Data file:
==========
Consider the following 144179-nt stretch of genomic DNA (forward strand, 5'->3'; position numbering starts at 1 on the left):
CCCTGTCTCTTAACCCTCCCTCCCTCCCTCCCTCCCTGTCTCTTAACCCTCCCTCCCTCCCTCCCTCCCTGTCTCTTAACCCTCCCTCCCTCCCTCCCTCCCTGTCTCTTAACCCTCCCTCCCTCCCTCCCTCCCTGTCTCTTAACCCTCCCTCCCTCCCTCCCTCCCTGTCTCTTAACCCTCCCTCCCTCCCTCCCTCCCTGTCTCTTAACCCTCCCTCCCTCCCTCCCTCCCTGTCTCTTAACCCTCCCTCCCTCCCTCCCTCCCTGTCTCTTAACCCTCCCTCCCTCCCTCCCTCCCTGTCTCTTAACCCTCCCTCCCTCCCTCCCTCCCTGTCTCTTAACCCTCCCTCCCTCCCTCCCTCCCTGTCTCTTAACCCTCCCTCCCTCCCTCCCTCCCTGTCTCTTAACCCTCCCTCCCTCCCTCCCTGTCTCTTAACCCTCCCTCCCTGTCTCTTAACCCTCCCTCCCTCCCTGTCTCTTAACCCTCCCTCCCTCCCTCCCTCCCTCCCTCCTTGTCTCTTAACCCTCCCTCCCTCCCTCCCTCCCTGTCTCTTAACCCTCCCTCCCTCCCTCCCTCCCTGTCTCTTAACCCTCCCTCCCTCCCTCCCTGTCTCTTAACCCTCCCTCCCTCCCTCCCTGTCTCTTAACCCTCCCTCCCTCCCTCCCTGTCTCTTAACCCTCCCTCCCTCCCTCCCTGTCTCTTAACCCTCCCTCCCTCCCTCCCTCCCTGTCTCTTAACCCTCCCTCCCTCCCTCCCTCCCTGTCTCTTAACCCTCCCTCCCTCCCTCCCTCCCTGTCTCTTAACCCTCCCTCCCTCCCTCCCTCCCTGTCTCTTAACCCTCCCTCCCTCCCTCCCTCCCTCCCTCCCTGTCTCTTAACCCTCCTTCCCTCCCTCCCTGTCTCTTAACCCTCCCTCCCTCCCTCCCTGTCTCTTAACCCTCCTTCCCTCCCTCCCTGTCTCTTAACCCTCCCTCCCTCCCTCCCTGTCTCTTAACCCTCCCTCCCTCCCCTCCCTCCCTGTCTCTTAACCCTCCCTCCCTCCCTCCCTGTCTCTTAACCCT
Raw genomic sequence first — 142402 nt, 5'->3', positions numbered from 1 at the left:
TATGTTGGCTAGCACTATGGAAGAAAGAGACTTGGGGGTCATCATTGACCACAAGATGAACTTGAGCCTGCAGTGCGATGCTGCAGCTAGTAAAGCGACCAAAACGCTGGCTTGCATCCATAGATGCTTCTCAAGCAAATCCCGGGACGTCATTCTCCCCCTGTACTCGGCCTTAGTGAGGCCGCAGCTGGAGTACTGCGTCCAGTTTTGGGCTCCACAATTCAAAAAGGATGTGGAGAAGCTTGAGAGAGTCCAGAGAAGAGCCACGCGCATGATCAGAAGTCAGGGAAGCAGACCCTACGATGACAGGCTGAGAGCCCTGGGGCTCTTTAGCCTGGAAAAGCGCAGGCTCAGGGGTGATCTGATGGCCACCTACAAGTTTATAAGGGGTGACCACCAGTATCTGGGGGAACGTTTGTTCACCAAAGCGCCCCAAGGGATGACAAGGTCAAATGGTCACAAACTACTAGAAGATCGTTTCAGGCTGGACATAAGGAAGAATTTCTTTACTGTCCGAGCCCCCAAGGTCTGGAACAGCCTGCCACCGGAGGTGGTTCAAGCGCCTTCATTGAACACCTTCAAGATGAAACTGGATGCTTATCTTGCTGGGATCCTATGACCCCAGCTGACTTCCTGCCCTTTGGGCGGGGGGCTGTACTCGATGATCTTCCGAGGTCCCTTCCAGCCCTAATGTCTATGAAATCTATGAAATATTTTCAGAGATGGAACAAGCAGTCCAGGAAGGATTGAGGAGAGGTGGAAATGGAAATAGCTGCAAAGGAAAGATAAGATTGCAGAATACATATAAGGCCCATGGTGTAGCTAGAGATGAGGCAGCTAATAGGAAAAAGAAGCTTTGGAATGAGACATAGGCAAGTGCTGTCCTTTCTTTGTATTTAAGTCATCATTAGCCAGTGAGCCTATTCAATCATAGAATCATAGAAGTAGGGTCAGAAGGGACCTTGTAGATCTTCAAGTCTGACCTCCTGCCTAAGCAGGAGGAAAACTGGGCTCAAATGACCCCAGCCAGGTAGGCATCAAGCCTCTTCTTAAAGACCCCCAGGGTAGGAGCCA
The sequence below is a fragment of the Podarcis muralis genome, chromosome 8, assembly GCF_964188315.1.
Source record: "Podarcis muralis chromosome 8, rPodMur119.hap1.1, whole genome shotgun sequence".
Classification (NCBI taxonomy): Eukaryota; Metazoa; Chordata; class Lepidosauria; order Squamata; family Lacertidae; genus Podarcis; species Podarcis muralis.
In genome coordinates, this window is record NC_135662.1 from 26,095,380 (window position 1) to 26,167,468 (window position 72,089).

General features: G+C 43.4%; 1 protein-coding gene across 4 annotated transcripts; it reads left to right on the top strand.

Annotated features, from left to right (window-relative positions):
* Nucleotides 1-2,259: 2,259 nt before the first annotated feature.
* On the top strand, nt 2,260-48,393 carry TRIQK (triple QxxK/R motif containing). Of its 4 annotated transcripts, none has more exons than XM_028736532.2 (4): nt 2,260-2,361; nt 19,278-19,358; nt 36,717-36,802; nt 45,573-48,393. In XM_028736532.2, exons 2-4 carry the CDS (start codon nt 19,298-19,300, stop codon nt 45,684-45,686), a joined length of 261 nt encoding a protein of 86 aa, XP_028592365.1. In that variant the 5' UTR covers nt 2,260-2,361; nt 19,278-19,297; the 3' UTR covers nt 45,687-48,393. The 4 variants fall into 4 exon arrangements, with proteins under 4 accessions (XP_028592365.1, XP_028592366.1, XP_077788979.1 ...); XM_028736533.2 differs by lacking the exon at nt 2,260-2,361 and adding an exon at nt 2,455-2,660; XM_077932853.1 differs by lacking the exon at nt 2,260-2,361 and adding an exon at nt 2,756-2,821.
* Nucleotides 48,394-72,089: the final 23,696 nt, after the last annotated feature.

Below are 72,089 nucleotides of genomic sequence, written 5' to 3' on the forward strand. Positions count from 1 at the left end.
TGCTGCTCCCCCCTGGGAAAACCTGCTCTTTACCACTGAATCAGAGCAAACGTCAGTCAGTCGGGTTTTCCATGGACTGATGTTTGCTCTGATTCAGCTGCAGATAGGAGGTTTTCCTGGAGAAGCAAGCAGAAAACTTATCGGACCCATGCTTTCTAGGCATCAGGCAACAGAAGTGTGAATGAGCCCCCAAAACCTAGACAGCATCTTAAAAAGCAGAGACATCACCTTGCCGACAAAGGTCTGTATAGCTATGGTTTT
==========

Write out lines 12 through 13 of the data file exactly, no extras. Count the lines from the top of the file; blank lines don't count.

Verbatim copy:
* On the top strand, nt 2,260-48,393 carry TRIQK (triple QxxK/R motif containing). Of its 4 annotated transcripts, none has more exons than XM_028736532.2 (4): nt 2,260-2,361; nt 19,278-19,358; nt 36,717-36,802; nt 45,573-48,393. In XM_028736532.2, exons 2-4 carry the CDS (start codon nt 19,298-19,300, stop codon nt 45,684-45,686), a joined length of 261 nt encoding a protein of 86 aa, XP_028592365.1. In that variant the 5' UTR covers nt 2,260-2,361; nt 19,278-19,297; the 3' UTR covers nt 45,687-48,393. The 4 variants fall into 4 exon arrangements, with proteins under 4 accessions (XP_028592365.1, XP_028592366.1, XP_077788979.1 ...); XM_028736533.2 differs by lacking the exon at nt 2,260-2,361 and adding an exon at nt 2,455-2,660; XM_077932853.1 differs by lacking the exon at nt 2,260-2,361 and adding an exon at nt 2,756-2,821.
* Nucleotides 48,394-72,089: the final 23,696 nt, after the last annotated feature.